Britain Turns to Chinese Textbooks to Raise Math Scores

In Education On
- Updated

BEIJING — Educators around the world were stunned when students in Shanghai came first in their international standardized testing debut, in 2010, besting their counterparts in dozens of countries in what some called a Sputnik-like moment.

Now, some British schools will try to replicate that success by using translated textbooks that are otherwise all but identical to those in public elementary schools around Shanghai.

Starting in January, teachers in England will have the option of using “Real Shanghai Mathematics,” a series of 36 textbooks translated directly from Chinese into English. The only difference? The renminbi symbols will be replaced by British pound signs.

“All this time, Asians have been learning from the Western education system,” said Yong Zhao, a professor of education at University of Kansas. “Suddenly, it’s the reverse.”

Western classrooms have adopted mathematics teaching techniques from Asia before. In the past, a small number of schools in the West experimented with a Singapore-style approach. It is similar to the method used in Shanghai, which is seen as having the best math teachers in China.

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The teaching method, known as the “mastery” approach, is based on the idea that all students can succeed in learning mathematics when given proper instruction. Whereas teachers in the West might describe a concept and then assign problems for students to solve individually, the mastery method is more interactive. Teachers frequently pose questions to students who are then expected to precisely explain both solutions and underlying principles in front of their classmates.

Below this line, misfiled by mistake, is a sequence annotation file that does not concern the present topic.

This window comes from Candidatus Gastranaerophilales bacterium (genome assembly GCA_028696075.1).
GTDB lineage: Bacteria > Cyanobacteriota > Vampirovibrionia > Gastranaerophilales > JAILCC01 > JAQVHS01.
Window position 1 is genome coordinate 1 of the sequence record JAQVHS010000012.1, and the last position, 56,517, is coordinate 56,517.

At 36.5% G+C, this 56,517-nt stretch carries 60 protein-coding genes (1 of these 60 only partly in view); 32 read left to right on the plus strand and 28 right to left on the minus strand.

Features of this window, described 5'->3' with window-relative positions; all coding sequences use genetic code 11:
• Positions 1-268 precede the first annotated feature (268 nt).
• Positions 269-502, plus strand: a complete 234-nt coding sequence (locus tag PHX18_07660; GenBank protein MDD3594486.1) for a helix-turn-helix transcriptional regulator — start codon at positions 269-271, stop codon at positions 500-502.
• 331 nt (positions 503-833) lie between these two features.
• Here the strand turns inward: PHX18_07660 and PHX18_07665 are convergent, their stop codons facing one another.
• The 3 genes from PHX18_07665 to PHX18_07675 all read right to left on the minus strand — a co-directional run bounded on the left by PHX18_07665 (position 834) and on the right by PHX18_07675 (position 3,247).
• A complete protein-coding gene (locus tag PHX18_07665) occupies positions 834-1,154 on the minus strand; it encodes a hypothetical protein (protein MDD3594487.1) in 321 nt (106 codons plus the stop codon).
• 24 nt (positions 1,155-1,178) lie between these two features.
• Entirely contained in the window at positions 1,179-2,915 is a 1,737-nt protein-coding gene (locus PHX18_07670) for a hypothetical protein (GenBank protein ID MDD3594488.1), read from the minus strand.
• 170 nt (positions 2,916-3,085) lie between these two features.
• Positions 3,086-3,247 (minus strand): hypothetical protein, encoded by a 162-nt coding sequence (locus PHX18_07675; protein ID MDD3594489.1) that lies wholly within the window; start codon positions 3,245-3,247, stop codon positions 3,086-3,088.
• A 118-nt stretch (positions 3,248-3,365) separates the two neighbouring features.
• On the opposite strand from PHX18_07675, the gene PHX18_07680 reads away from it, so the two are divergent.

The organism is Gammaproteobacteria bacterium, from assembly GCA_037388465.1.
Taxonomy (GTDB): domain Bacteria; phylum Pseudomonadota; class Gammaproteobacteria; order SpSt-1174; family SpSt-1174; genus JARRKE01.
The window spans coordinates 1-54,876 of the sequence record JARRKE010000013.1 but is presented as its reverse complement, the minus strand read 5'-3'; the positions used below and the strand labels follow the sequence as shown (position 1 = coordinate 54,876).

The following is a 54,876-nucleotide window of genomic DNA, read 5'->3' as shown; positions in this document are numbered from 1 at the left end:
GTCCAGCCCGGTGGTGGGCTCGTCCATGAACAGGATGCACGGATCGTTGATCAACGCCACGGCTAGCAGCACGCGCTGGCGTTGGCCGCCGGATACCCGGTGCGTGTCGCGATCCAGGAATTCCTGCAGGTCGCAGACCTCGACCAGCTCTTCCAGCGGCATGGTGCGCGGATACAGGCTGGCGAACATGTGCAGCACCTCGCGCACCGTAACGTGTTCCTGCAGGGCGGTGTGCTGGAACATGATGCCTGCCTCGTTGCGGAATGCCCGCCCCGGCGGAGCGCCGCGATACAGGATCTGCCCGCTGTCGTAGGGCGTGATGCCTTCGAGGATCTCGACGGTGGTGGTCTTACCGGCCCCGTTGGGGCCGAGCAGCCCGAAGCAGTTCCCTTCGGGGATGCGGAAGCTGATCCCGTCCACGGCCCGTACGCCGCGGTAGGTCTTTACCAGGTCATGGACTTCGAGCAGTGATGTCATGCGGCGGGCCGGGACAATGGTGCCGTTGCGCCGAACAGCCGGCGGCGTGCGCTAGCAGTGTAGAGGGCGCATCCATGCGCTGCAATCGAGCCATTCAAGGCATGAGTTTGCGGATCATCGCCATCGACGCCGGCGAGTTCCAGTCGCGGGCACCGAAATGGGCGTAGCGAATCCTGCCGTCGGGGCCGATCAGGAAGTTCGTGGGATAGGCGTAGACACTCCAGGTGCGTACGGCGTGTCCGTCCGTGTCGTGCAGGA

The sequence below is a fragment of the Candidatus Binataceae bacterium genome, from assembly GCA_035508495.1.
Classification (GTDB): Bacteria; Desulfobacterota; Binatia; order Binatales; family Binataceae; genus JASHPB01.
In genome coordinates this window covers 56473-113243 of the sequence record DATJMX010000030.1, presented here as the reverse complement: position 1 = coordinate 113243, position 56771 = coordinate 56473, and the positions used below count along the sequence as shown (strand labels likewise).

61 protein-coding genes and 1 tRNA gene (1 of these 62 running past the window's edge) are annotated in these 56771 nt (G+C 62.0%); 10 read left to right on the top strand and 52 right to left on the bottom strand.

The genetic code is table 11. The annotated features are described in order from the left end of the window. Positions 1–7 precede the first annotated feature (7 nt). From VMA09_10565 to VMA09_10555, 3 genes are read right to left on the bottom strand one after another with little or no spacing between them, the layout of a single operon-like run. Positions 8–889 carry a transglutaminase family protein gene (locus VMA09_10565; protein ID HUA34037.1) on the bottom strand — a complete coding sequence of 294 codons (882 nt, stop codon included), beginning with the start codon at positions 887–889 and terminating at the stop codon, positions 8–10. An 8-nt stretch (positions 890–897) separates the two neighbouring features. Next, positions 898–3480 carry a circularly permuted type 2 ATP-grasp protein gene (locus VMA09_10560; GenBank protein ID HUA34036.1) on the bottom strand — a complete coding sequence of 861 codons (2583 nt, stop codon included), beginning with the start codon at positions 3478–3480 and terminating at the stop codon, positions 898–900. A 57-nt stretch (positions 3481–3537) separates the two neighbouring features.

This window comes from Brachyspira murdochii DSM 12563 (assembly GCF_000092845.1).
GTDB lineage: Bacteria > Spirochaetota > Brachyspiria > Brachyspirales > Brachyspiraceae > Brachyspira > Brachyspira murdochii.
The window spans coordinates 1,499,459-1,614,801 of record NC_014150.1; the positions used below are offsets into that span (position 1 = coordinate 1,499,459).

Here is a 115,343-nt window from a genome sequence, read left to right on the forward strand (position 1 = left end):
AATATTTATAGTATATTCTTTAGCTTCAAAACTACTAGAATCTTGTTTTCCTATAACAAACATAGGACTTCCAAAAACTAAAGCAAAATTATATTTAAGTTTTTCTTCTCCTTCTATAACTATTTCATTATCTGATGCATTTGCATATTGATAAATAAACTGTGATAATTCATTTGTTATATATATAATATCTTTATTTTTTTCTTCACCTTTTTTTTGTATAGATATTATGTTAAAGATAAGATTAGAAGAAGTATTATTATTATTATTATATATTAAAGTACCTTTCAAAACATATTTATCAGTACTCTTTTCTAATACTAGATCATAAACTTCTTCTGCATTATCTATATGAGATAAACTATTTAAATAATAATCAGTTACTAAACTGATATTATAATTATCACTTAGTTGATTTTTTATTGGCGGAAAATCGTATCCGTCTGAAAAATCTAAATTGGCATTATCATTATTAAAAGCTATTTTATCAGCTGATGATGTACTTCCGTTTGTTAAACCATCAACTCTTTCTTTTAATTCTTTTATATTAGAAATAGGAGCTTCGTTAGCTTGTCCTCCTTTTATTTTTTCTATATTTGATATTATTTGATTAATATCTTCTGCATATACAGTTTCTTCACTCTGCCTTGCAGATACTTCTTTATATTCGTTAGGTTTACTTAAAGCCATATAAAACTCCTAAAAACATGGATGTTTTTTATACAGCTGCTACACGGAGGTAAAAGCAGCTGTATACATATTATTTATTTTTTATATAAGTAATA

Students learn fewer concepts under this approach, which allows them to go into those concepts in greater depth. For fractions, for example, teachers might ask students to apply the underlying principle “part of a whole” in different contexts, making use of pictorial representations and other visual techniques to explore the abstract idea. Ideally, only when the entire class has demonstrated understanding or “mastery” of one concept does the teacher move to the next.

Colin Hughes, the managing director of Collins Learning, the education division of HarperCollins, which is publishing the texts, said that the Chinese textbooks were “significantly more demanding” than the current curriculum in England.

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